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Old 07-27-2010, 11:02 AM
Anaglyph Anaglyph is offline
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The argument breaks down with the explanation that sea animals had to evolve to excrete the excess salt. If we follow the original argument, what we should be seeing instead is animals evolved have higher concentrations of salt, to reflect their environment.
Some marine animals (osmoconformers) such as starfish do indeed have the same internal salinity as sea water. However, this makes them very sensitive to changes in salinity, as their tissue cell organelles swell or shrink, and their cell membranes get damaged if the salinity changes. This is why echinoderms are not found in estuaries, or river mouths where fresh and salt water meet and the salinity fluctuates greatly.
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Old 07-27-2010, 11:02 AM
CC CC is offline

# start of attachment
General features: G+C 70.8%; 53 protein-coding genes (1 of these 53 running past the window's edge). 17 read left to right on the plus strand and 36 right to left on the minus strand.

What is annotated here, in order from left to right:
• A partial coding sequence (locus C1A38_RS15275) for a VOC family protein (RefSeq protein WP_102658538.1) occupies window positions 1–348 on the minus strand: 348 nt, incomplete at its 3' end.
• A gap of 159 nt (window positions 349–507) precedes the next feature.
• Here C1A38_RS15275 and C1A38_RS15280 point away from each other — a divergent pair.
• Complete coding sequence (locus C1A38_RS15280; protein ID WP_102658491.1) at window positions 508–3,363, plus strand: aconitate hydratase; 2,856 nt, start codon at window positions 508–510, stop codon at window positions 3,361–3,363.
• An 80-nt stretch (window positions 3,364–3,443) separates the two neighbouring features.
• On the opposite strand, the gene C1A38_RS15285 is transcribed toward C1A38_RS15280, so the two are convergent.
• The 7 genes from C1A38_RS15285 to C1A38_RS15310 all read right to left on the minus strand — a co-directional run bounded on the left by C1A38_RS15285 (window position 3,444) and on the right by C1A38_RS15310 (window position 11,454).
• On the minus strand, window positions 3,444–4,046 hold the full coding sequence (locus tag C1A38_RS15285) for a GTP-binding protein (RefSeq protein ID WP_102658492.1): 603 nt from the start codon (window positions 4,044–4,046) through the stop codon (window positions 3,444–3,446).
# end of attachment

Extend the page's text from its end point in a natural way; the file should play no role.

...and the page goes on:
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In the 1950's, the Bell Labs produced (using Frank Capra, by the way) a series of hour long tv programs on science. One of them, Hemo The Magnificent, was written around the notion (maybe just receiving currency) that "in the beginning, blood WAS sea water." While the movie, still available on DVD, is extremely dated in some ways, the explanation of the connection between life on earth and the chemistry of sea water still holds, as does the fabulous, and elegantly simple, animation of the structure and function of the circulatory system. For anyone who teaches and who still has the latitude to show a movie once in a while, this is a must-see for kiddos. Still.

Last edited by CC; 07-27-2010 at 11:03 AM..
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  #9  
Old 07-28-2010, 10:00 PM
glowacks glowacks is offline